India Charm Offensive
In Michael Sobotta’s eBook India Charm Offensive we enjoy a triple feature: excellent writing, many fascinating stories, and learning the rich first-hand experience of an American contract helicopter pilot. The book consists of fifty-eight short chapters; most are stand-alone stories yet they are continuous like a serial television show. Sobotta starts his stories as a contract helicopter spotter for schools of tuna fish in the South Pacific for a Korean fishing vessel. This, itself, is absorbing. Eventually, he had to break his contract due to poor machine maintenance, and he declared his ship unsafe to fly (the helicopter crashed shortly after). But there were no shortages of work, and he chose his next contract in India, working for a helicopter company for a year, contracted by local paramilitary forces. The job was fascinating and dangerous. They were fighting the Maoist-Naxalite problem in southeast India, and shooting at helicopter was expected, should they fly low enough to be within reach. Landing in remote camps was never without risks pilots certainly earned their pay.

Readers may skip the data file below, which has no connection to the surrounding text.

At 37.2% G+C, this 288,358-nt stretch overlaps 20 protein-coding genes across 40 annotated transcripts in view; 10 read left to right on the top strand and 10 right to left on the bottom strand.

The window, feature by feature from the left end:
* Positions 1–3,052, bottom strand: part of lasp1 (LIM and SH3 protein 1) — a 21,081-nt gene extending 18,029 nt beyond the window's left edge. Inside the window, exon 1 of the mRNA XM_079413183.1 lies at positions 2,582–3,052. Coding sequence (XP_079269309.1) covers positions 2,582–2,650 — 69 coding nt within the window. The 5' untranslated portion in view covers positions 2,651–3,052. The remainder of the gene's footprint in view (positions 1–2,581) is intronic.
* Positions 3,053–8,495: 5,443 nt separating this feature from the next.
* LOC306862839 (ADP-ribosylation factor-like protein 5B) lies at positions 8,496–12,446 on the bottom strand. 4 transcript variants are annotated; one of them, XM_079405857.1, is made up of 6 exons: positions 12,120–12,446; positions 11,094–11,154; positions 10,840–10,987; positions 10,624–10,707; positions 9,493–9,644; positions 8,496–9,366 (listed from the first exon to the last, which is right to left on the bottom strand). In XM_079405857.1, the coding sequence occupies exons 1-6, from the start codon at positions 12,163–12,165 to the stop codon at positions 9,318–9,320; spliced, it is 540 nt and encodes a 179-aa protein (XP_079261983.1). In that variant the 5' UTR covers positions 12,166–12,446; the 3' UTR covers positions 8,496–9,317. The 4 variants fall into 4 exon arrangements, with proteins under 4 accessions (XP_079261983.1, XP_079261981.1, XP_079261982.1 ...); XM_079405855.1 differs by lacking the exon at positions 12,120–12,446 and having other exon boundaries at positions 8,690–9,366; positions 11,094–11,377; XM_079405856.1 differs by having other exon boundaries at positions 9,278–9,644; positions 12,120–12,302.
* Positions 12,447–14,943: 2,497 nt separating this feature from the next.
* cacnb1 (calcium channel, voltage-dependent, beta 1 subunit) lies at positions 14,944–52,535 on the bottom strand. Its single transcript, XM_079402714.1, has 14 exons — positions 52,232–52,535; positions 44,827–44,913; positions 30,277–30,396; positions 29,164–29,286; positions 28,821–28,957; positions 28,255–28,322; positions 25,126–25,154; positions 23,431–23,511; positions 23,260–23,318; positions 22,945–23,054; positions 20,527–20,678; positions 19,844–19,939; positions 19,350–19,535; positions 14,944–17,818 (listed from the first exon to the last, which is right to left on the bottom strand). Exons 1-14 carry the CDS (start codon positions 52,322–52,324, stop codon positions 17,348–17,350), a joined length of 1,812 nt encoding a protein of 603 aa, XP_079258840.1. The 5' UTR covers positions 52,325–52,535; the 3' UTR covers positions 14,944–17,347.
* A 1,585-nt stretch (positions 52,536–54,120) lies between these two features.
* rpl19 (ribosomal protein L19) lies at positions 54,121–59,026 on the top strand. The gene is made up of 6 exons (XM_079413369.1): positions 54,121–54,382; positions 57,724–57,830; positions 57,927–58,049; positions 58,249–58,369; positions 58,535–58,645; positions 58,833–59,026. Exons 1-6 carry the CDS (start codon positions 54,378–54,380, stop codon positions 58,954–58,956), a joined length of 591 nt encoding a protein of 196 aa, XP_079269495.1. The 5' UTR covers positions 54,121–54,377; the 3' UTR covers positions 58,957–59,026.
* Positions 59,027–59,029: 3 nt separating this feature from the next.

Sobotta describes the scores of his experience in India outside work: chaos, congestion, confusion, potential organ smugglers, but also beauty and lasting friendships, in particular with an Indian business professor, Anika. Nevertheless, the author sorely missed cold beer, pizza, hamburgers, and apple pie. He never got tired of seeking out cold beer, no matter where he ended up at night. He was fortunate enough to take side trips on his own: Philippines, Thailand, and the ancient ruins of India, among others. During his contract, he had to fight Indian Bureaucracy constantly, and without the help of his Indian counterparts, he may not have been able to overcome these: even for simple tasks like filing his flight plans appeared insurmountable at first. Two location maps at the beginning are helpful, yet a travelogue is never complete without a few dozen photos readers will miss these.
|Page Count||367 pages|
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